I typically don’t find myself engulfed in social media hysterics, but I keep getting sucked into this recent United Airlines scandal.
To keep up with the Joneses, here’s my quick take on the recent craze.  The goal is not to pick sides, but instead to dissect the events and understand how United became the brunt of internet backlash. Let’s look at some of the claims out there:

  • “United Airlines beat up a passenger to get him off the flight.” While United may have requested the man to be removed from the plane, it was O’Hare security officers who forcibly removed the man from his seat and injured him.  Objectively, should this raise questions about United or police brutality?
  • “They shouldn’t be allowed to overbook flights.” The practice of overbooking and bumping people from flights is nothing new. It’s never been a crowd pleaser but it’s been an inevitable fact of air travel for years. They were reportedly offering $800-$1000 for the inconvenience.  Could they have kept going higher? Yes.  But weather is equally as likely to cancel passengers’ travel plans, with NOTHING in return.  There is never a guarantee when you book a ticket that you will get to your destination on time.  Airlines take a calculated risk that a certain number of people won’t show up for flights, and most of the time it works.  And until it’s prohibited by law, they don’t have incentive to stop. (I won’t get into the debate on whether that should be a law.)
  • “United prioritized their employees over passengers.” Optically, it doesn’t look great to kick off paying passengers for your own staff. Realistically, however, when staff members call in sick or flights get delayed airlines must adjust and reposition staff.  They can’t always plan for these events.  If they need last-minute staff in Louisville, the closest hub of on-call employees is in Chicago.  Repositioning staff often prevents other flights from being cancelled altogether, which would have affected even more passengers.
  • “The United staff was rude and threatened to ground the plane until people gave up their seats.” Rude customer service is beyond frustrating.  Nobody wins. But does that make this whole situation United’s fault?  Not to mention the flight staff were employees of Republic Airlines, which does business under United Express, American Eagle and Delta Connection. United bears responsibility for those employees ultimately but Republic Airlines is also at fault.
  • “The CEO’s apology was horrible and didn’t apologize for injuring a passenger.” United swung and missed with this one, adding oxygen to the fire.  If there was ever a time to fall on your sword, this was it.  Take responsibility, investigate it and promise to avoid similar instances in the future.  PR 101.

There were obviously breakdowns across the board, but is United Airlines unfairly taking the blame (and financial burden) of all of this?  United is certainly not guilt free, but why are they under the microscope?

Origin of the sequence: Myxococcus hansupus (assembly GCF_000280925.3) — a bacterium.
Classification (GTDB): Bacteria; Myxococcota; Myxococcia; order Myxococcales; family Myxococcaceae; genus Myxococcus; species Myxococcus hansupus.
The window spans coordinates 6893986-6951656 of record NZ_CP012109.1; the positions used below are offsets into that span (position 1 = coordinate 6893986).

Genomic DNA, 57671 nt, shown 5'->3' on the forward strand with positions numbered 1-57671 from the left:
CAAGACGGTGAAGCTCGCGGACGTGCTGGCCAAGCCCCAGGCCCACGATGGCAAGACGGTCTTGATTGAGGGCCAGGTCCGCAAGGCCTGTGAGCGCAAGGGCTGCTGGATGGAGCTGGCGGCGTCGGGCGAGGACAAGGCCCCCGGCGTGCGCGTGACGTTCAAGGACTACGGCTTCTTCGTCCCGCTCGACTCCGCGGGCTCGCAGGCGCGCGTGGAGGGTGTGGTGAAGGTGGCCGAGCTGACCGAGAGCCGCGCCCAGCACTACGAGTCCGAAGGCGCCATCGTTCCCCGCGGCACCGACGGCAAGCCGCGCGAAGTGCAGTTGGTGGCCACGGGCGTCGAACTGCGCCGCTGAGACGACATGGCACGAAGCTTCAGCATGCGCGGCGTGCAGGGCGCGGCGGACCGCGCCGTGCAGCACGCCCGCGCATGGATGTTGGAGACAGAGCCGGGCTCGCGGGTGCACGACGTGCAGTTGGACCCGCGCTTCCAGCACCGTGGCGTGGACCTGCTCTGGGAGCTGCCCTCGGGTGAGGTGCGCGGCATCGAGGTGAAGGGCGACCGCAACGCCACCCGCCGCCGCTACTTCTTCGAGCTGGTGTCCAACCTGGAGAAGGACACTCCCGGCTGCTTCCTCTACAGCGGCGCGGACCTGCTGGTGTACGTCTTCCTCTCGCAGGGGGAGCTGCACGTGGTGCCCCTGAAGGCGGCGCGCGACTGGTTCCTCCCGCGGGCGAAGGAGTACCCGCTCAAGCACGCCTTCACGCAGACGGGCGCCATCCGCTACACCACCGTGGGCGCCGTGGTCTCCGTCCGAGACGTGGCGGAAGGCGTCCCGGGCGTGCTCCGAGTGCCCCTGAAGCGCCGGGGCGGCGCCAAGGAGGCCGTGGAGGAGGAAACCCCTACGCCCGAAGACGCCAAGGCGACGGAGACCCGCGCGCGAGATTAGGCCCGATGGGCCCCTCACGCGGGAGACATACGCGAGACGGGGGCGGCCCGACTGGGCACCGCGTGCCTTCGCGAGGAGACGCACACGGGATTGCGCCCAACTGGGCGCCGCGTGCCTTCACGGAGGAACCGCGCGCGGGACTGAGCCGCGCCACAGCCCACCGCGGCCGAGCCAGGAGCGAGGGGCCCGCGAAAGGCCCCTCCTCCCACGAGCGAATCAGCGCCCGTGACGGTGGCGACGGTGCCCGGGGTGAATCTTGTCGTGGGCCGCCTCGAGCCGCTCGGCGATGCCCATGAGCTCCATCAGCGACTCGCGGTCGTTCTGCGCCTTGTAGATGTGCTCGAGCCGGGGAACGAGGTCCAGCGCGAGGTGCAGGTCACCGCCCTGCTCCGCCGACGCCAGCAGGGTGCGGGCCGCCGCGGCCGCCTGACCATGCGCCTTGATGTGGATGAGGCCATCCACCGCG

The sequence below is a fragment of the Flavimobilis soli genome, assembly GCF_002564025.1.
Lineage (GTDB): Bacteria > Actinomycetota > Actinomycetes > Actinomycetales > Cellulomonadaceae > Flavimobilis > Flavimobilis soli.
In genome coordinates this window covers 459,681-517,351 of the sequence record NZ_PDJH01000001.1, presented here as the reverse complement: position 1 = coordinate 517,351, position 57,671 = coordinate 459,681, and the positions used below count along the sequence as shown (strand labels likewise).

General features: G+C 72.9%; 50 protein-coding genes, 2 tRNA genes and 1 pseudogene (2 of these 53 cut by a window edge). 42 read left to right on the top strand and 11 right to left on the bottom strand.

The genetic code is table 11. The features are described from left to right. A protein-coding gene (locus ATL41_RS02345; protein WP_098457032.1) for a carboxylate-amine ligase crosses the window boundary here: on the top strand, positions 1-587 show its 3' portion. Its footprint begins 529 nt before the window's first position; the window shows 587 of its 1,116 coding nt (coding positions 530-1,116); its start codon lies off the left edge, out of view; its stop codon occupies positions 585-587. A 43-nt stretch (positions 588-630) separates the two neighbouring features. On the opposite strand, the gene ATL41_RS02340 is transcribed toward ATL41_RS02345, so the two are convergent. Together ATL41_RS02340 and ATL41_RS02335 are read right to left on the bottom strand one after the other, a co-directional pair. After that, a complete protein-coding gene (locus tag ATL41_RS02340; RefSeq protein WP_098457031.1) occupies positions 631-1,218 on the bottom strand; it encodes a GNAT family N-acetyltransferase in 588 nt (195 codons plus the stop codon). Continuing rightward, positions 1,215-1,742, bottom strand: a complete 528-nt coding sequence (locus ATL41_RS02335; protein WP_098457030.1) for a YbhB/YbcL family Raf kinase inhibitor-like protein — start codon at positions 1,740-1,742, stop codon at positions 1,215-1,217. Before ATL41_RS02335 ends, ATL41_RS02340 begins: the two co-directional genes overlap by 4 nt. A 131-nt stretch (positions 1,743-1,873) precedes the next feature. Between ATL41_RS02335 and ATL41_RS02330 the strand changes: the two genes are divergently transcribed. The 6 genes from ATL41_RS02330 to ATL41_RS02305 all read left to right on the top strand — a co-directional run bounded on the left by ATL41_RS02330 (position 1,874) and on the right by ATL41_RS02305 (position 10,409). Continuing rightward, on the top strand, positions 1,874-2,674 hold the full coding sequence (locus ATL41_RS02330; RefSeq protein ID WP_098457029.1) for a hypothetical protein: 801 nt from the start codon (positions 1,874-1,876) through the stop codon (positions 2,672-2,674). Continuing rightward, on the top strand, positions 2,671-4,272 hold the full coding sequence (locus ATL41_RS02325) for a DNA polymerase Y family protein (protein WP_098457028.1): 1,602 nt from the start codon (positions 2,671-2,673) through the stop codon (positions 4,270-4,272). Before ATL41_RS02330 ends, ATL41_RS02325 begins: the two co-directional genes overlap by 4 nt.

Human nature wants to put a symbolic face to issues rather than have a tougher “grey-area” discussion around what went wrong.  United makes for much more of a symbolic face than O’Hare Security and Republic Airlines.  Customers also tend have negative preconceived notions about big corporations (sometimes justifiable: Enron, Volkswagen, Wells Fargo).  And United happens to be in an industry that gets even more public scrutiny.  Air travelers subconsciously associating the industry with “nickel-and-dime,” “delays,” “hassle,” among other NSFW terms.  Let’s just say the airlines haven’t built much goodwill with consumers and aren’t going to get the benefit of the doubt.

So what can we learn from this?  How do companies avoid becoming the next scapegoat?

  1. Try to avoid bodily injury to your customers. This one is pretty straightforward.
  1. Build goodwill whenever you can. Stephen Covey talks about having an emotional bank account.  The more you build up that bank account, the more it can withstand a withdrawal.  United’s competitor, Southwest Airlines, builds up this goodwill by emphasizing their customer-centricity at every opportunity.  One example can be found in their seat-back-pocket magazine, where they publish feel-good stories from customers about gate agents going out of their way to return lost items.  These stories intentionally take up valuable real estate in the front of the magazine. This builds up emotional bank accounts so Southwest can better withstand a negative experience.
  1. Be transparent. Consumers aren’t going to give you the benefit of the doubt, especially if you keep them in the dark.  Explain why processes (e.g. repositioning staff, overbooking flights) work the way they do: justify your actions.  If you can’t explain a rule or process to your customers openly or clearly, maybe you should change it.
  1. Be empathetic. I doubt the flight staff was excited about having to kick people off the flight after they had already boarded.  However, since they weren’t overly empathetic about the situation, it rubbed people the wrong way.  It doesn’t have to be overly apologetic, but a little empathy with your customers goes a long way.
  1. Take Responsibility and Own How to Fix It. As stated earlier, the CEO’s tone-deaf response stirred up much the backlash. He failed to apologize for the biggest issue at hand (the fact that a man was forcibly injured), and instead skirted around it by apologizing for having to “re-accommodate passengers”.  Besides demonstrating a lack of empathy, his apparent deflection (and subsequent internal memo praising his employees) eroded anyone’s trust that he would actually do something to fix the situation.